COVID-19 pneumonia: computer-aided quantification of healthy lung parenchyma, emphysema, ground glass and consolidation on chest computed tomography (CT).

Radiol Med 2020 Nov 18. Epub 2020 Nov 18.

Division of Radiodiagnostic, Università Degli Studi Della Campania Luigi Vanvitelli, Naples, Italy.

Objective: To calculate by means of a computer-aided tool the volumes of healthy residual lung parenchyma, of emphysema, of ground glass opacity (GGO) and of consolidation on chest computed tomography (CT) in patients with suspected viral pneumonia by COVID-19.

Materials And Methods: This study included 116 patients that for suspected COVID-19 infection were subjected to the reverse transcription real-time fluorescence polymerase chain reaction (RT-PCR) test. A computer-aided tool was used to calculate on chest CT images healthy residual lung parenchyma, emphysema, GGO and consolidation volumes for both right and left lung. Expert radiologists, in consensus, assessed the CT images using a structured report and attributed a radiological severity score at the disease pulmonary involvement using a scale of five levels. Nonparametric test was performed to assess differences statistically significant among groups.

Results: GGO was the most represented feature in suspected CT by COVID-19 infection; it is present in 102/109 (93.6%) patients with a volume percentage value of 19.50% and a median value of 0.64 L, while the emphysema and consolidation volumes were low (0.01 L and 0.03 L, respectively). Among quantified volume, only GGO volume had a difference statistically significant between the group of patients with suspected versus non-suspected CT for COVID-19 (p < < 0.01). There were differences statistically significant among the groups based on radiological severity score in terms of healthy residual parenchyma volume, of GGO volume and of consolidations volume (p < < 0.001).

Conclusion: We demonstrated that, using a computer-aided tool, the COVID-19 pneumonia was mirrored with a percentage median value of GGO of 19.50% and that only GGO volume had a difference significant between the patients with suspected or non-suspected CT for COVID-19 infection.
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http://dx.doi.org/10.1007/s11547-020-01305-9DOI Listing
http://www.ncbi.nlm.nih.gov/pmc/articles/PMC7673247PMC
November 2020

Coronavirus disease 2019 (COVID-19) in Italy: features on chest computed tomography using a structured report system.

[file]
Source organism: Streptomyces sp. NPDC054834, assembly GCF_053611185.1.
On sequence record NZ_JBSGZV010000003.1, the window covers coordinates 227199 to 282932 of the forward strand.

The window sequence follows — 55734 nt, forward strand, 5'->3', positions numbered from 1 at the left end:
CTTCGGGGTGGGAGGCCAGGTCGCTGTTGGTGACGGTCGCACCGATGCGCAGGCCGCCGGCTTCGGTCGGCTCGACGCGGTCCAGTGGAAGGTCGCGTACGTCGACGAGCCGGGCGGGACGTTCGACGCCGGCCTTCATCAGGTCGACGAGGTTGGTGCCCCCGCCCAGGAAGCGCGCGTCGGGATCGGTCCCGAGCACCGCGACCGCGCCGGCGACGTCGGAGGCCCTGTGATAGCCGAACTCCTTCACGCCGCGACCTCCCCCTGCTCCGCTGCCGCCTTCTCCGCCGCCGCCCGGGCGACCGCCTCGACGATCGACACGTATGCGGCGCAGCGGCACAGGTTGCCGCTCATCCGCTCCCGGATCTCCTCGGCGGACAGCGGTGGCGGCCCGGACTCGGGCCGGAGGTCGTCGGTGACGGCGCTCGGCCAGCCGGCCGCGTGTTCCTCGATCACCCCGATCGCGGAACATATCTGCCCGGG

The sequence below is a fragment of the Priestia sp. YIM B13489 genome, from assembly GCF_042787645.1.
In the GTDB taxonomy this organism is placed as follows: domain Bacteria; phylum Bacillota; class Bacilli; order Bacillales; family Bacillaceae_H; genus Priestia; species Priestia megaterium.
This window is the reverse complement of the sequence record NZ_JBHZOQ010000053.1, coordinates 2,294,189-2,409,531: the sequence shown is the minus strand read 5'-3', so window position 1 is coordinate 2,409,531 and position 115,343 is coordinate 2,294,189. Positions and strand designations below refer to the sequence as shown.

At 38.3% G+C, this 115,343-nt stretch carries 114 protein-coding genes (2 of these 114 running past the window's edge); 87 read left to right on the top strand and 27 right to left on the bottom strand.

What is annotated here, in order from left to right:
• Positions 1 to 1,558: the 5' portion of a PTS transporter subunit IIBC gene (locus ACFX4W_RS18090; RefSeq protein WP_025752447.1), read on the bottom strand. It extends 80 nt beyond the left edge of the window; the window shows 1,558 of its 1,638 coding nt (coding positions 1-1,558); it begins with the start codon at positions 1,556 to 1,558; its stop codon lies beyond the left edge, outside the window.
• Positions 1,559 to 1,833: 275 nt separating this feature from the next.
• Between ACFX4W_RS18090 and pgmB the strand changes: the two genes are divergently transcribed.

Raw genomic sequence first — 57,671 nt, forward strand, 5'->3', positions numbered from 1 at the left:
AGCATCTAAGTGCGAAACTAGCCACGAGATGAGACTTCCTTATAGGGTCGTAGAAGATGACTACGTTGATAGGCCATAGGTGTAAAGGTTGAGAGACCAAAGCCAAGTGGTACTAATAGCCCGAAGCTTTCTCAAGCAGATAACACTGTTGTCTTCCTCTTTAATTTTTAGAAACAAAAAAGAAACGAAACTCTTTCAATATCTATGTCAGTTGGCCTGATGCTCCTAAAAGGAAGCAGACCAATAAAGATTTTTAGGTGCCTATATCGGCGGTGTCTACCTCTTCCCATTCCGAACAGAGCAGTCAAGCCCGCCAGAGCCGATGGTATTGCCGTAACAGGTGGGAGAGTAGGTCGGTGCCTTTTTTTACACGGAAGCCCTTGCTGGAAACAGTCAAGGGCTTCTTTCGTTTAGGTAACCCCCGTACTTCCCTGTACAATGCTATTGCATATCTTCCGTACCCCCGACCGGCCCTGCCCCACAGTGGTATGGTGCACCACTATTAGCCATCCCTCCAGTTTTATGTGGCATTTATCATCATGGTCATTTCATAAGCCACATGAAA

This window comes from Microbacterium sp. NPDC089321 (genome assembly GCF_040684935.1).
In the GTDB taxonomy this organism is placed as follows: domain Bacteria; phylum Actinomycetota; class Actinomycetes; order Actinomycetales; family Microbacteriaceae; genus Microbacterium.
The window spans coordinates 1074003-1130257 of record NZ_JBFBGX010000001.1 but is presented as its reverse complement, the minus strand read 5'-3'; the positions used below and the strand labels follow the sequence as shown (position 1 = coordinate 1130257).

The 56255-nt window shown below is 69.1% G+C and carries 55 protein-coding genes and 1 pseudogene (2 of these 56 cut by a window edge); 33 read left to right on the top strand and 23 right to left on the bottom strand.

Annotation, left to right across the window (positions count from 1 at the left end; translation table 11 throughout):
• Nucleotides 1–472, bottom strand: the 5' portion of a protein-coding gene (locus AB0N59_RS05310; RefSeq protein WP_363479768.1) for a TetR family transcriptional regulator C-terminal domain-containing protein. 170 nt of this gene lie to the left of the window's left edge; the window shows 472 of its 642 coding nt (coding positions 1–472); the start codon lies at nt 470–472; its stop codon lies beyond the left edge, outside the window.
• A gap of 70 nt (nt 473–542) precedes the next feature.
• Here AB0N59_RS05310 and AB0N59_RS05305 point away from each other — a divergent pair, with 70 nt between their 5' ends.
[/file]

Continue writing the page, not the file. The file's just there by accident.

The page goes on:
Sci Rep 2020 10 14;10(1):17236. Epub 2020 Oct 14.

Division of Radiodiagnostic, "Università Degli Studi Della Campania Luigi Vanvitelli", Naples, Italy.

To assess the use of a structured report in the Chest Computed Tomography (CT) reporting of patients with suspicious viral pneumonia by COVID-19 and the evaluation of the main CT patterns. This study included 134 patients (43 women and 91 men; 68.8 years of mean age, range 29-93 years) with suspicious COVID-19 viral infection evaluated by reverse transcription real-time fluorescence polymerase chain reaction (RT-PCR) test. All patients underwent CT examinations at the time of admission. CT images were reviewed by two radiologists who identified COVID-19 CT patterns using a structured reports. Temporal difference mean value between RT-PCRs and CT scan was 0.18 days ± 2.0 days. CT findings were positive for viral pneumonia in 94.0% patients while COVID-19 was diagnosed at RT-PCR in 77.6% patients. Time mean value to complete the structured report by radiologist was 8.5 min ± 2.4 min. The disease on chest CT predominantly affected multiple lobes and the main CT feature was ground glass opacity (GGO) with or without consolidation (96.8%). GGO was predominantly bilateral (89.3%), peripheral (80.3%), multifocal/patching (70.5%). Consolidation disease was predominantly bilateral (83.9%) with prevalent peripheral (87.1%) and segmental (47.3%) distribution. Additional CT signs were the crazy-paving pattern in 75.4% of patients, the septal thickening in 37.3% of patients, the air bronchogram sign in 39.7% and the "reversed halo" sign in 23.8%. Less frequent characteristics at CT regard discrete pulmonary nodules, increased trunk diameter of the pulmonary artery, pleural effusion and pericardium effusion (7.9%, 6.3%, 14.3% and 16.7%, respectively). Barotrauma sign was absent in all the patients. High percentage (54.8%) of the patients had mediastinal lymphadenopathy. Using a Chest CT structured report, with a standardized language, we identified that the cardinal hallmarks of COVID-19 infection were bilateral, peripheral and multifocal/patching GGO and bilateral consolidation with peripheral and segmental distribution.